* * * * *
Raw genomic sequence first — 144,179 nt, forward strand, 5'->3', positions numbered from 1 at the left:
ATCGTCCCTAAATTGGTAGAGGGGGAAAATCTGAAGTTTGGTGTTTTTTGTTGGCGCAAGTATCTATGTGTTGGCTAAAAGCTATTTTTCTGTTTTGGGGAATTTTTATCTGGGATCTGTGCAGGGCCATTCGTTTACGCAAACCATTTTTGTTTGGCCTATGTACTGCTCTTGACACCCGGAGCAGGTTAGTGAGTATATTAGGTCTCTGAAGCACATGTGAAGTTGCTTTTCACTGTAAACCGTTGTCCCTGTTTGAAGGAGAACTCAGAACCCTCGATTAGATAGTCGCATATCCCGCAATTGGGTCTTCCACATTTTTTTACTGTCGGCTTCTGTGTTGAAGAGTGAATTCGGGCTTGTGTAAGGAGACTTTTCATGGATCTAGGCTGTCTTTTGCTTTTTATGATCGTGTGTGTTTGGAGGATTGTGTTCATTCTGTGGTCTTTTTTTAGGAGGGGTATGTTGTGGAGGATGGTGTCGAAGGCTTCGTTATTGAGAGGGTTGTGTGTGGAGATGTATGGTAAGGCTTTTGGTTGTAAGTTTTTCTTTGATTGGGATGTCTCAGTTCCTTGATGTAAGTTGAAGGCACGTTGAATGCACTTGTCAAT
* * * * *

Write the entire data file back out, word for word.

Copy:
Raw genomic sequence first — 144,179 nt, forward strand, 5'->3', positions numbered from 1 at the left:
ATCGTCCCTAAATTGGTAGAGGGGGAAAATCTGAAGTTTGGTGTTTTTTGTTGGCGCAAGTATCTATGTGTTGGCTAAAAGCTATTTTTCTGTTTTGGGGAATTTTTATCTGGGATCTGTGCAGGGCCATTCGTTTACGCAAACCATTTTTGTTTGGCCTATGTACTGCTCTTGACACCCGGAGCAGGTTAGTGAGTATATTAGGTCTCTGAAGCACATGTGAAGTTGCTTTTCACTGTAAACCGTTGTCCCTGTTTGAAGGAGAACTCAGAACCCTCGATTAGATAGTCGCATATCCCGCAATTGGGTCTTCCACATTTTTTTACTGTCGGCTTCTGTGTTGAAGAGTGAATTCGGGCTTGTGTAAGGAGACTTTTCATGGATCTAGGCTGTCTTTTGCTTTTTATGATCGTGTGTGTTTGGAGGATTGTGTTCATTCTGTGGTCTTTTTTTAGGAGGGGTATGTTGTGGAGGATGGTGTCGAAGGCTTCGTTATTGAGAGGGTTGTGTGTGGAGATGTATGGTAAGGCTTTTGGTTGTAAGTTTTTCTTTGATTGGGATGTCTCAGTTCCTTGATGTAAGTTGAAGGCACGTTGAATGCACTTGTCAAT